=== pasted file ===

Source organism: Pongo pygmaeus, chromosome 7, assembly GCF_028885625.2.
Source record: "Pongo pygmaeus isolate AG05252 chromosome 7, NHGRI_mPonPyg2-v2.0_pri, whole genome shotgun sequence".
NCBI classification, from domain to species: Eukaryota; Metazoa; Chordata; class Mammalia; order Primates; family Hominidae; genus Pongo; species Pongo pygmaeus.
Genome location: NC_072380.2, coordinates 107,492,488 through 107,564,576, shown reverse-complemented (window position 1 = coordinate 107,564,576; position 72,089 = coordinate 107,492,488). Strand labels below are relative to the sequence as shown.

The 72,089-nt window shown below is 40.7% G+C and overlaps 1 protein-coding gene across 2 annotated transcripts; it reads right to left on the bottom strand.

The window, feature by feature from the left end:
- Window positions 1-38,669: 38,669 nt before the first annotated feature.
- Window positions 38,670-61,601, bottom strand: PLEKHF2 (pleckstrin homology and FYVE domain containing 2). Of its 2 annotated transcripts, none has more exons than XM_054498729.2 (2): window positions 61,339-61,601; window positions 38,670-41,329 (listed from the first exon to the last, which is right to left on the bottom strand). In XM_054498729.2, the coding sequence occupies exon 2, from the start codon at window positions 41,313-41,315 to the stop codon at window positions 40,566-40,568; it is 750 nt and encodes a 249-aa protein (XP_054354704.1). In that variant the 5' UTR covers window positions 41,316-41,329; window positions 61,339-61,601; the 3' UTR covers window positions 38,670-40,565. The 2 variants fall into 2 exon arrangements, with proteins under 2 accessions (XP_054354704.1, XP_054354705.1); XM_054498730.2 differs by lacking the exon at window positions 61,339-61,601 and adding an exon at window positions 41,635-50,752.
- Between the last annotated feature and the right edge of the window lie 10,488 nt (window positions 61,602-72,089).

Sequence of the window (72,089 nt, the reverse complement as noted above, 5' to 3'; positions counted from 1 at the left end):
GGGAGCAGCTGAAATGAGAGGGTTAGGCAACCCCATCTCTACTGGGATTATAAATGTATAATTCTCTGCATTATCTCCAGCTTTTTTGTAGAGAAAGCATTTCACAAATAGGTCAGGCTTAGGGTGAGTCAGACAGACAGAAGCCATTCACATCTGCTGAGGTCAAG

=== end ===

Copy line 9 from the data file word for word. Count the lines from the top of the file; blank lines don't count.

- Between the last annotated feature and the right edge of the window lie 10,488 nt (window positions 61,602-72,089).